While the rating tells you how good a book is according to our two core criteria, it says nothing about its particular defining features. Therefore, we use a set of 20 qualities to characterize each book by its strengths:
Applicable – You’ll get advice that can be directly applied in the workplace or in everyday situations.
Analytical – You’ll understand the inner workings of the subject matter.
Background – You’ll get contextual knowledge as a frame for informed action or analysis.
Bold – You’ll find arguments that may break with predominant views.
Comprehensive – You’ll find every aspect of the subject matter covered.
Concrete Examples – You’ll get practical advice illustrated with examples of real-world applications or anecdotes.
Controversial – You’ll be confronted with strongly debated opinions.
Eloquent – You’ll enjoy a masterfully written or presented text.
Engaging – You’ll read or watch this all the way through the end.
Eye opening – You’ll be offered highly surprising insights.
For beginners – You’ll find this to be a good primer if you’re a learner with little or no prior experience/knowledge.
For experts – You’ll get the higher-level knowledge/instructions you need as an expert.
Hot Topic – You’ll find yourself in the middle of a highly debated issue.
Innovative – You can expect some truly fresh ideas and insights on brand-new products or trends.
Insider’s take – You’ll have the privilege of learning from someone who knows her or his topic inside-out.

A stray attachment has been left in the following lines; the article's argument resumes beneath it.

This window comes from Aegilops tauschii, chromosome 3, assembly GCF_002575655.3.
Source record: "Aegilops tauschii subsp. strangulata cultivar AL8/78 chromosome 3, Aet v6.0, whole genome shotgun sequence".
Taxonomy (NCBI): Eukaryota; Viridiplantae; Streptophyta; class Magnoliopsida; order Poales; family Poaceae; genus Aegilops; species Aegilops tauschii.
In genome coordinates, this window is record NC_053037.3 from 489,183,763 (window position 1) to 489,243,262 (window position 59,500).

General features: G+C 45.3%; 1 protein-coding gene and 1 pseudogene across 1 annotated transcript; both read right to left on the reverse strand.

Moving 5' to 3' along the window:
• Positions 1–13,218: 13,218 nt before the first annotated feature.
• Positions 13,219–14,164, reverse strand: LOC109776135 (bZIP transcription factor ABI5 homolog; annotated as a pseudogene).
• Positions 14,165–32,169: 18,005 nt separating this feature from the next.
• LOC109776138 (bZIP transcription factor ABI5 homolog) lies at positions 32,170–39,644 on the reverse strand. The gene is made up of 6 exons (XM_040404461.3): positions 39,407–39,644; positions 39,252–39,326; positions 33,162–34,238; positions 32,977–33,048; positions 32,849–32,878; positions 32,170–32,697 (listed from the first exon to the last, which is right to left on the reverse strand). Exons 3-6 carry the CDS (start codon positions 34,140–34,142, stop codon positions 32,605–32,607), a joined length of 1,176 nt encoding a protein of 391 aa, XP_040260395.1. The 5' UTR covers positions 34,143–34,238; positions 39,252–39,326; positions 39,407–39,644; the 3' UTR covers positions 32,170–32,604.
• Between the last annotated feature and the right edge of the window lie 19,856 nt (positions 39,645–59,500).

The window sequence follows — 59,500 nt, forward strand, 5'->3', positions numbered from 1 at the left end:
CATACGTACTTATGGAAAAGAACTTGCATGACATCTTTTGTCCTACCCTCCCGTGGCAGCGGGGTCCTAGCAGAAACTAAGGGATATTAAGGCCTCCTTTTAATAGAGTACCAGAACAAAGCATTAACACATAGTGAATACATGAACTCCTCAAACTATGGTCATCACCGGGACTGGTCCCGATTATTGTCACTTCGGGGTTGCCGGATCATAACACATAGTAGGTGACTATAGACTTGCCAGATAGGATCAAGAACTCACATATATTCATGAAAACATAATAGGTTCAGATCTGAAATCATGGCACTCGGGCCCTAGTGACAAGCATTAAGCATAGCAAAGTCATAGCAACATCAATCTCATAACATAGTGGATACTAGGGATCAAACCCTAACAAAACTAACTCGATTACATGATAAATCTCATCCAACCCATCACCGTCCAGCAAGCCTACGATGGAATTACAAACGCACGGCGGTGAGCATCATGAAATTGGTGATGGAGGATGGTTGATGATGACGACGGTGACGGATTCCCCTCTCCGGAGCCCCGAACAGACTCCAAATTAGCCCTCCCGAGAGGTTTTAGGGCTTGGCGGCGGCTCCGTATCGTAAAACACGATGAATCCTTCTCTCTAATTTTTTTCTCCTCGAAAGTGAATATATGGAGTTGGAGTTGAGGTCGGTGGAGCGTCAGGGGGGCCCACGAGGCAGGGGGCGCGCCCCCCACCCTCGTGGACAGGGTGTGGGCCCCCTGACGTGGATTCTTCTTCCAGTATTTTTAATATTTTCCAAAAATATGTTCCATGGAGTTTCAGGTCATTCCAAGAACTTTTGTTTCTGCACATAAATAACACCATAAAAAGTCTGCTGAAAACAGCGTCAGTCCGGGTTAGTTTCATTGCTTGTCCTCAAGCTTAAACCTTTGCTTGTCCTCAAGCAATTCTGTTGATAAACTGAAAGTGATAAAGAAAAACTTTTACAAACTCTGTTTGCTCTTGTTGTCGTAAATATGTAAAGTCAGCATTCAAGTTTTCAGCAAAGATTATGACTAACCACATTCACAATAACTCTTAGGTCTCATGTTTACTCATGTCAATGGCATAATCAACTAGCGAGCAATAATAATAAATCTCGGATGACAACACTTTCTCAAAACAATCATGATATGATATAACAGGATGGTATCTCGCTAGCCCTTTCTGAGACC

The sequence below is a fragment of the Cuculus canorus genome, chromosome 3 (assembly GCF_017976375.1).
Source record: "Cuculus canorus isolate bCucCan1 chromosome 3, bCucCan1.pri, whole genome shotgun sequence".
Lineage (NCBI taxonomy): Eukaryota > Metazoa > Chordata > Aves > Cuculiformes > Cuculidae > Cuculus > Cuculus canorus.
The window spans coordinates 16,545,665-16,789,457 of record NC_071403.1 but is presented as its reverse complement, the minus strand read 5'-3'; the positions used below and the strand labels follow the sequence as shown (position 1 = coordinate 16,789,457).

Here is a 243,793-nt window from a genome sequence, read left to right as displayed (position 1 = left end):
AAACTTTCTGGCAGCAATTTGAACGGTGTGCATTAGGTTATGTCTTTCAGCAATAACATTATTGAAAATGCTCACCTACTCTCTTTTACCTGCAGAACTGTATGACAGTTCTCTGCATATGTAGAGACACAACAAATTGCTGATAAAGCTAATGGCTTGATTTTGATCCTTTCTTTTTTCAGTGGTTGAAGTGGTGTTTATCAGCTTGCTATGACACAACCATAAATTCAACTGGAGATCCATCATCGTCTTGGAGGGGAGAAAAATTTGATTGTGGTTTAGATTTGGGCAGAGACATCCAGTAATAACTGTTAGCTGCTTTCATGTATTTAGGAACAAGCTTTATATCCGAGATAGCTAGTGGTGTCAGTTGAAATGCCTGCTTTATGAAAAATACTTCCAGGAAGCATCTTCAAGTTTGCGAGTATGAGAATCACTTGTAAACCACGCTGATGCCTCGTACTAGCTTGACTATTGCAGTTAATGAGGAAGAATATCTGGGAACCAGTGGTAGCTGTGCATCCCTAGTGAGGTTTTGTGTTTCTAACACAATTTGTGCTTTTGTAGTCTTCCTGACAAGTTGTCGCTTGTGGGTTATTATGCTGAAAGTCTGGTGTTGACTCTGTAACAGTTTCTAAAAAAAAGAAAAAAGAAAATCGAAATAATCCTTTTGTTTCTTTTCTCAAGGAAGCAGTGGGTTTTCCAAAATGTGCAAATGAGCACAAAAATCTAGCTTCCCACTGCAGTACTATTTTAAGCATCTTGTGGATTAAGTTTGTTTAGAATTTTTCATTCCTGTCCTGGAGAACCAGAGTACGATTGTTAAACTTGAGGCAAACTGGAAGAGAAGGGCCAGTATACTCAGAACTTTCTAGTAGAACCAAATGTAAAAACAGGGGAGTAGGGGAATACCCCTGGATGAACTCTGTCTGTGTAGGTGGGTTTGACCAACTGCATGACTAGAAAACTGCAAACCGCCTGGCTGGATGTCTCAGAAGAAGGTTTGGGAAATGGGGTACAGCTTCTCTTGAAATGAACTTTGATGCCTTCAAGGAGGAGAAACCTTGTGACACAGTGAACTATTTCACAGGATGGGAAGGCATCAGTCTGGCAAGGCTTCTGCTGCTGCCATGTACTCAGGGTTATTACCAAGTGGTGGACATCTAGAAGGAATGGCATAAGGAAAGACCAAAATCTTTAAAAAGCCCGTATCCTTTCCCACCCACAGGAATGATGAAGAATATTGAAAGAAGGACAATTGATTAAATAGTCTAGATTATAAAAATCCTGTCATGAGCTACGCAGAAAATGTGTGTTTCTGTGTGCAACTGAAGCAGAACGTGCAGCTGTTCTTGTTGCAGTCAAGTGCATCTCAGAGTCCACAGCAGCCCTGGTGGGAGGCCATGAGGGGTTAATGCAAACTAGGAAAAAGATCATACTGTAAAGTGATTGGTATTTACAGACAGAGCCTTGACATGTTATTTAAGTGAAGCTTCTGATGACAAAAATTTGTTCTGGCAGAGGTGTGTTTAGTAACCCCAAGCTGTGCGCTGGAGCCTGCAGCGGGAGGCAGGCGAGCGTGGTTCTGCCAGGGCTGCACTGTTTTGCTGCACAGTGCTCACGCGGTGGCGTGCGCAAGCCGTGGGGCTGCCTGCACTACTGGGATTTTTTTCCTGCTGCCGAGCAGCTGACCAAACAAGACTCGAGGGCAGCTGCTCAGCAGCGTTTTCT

Inspiring – You’ll want to put into practice what you’ve read immediately.
Overview – You’ll get a broad treatment of the subject matter, mentioning all its major aspects.
Scientific – You’ll get facts and figures grounded in scientific research.
Visionary – You’ll get a glimpse of the future and what it might mean for you.
Well structured – You’ll find this to be particularly well organized to support its reception or application.
Ray Kurzweil, an inventor of new technologies, discusses how today’s rapid advances in computer intelligence will eventually lead to machines that are more intelligent than human beings. He suggests that these machines also will develop human sensitivities, leading to an increased blurring between machines and humans. Drawing on the latest developments in science and technology, Kurzweil presents a fairly compelling argument, though some readers may find the discussions hard to follow since he frequently cites physics, biology and other scientific disciplines. Kurzweil is trying to simplify a complex theoretical and technical subject, so getAbstract forgives the occasional repetition of his main arguments, and recommends this fascinating, well-researched and well-reasoned book.
About the Author
Ray Kurzweil ’s inventions include reading machines for the blind and music synthesizers. He has also been involved in marketing speech-recognition technology. He wrote The Age of Intelligent Machines , which won the Association of Science Book of 1990 award, and is also the author of The 10% Solution for a Healthy Life. He received the Dickson Prize, Carnegie Mellon’s top science prize, in 1994. The recipient of nine honorary degrees and of honors from two U.S. presidents, Kurzweil was named 1988 Inventor of the Year by the Massachusetts Institute of Technology.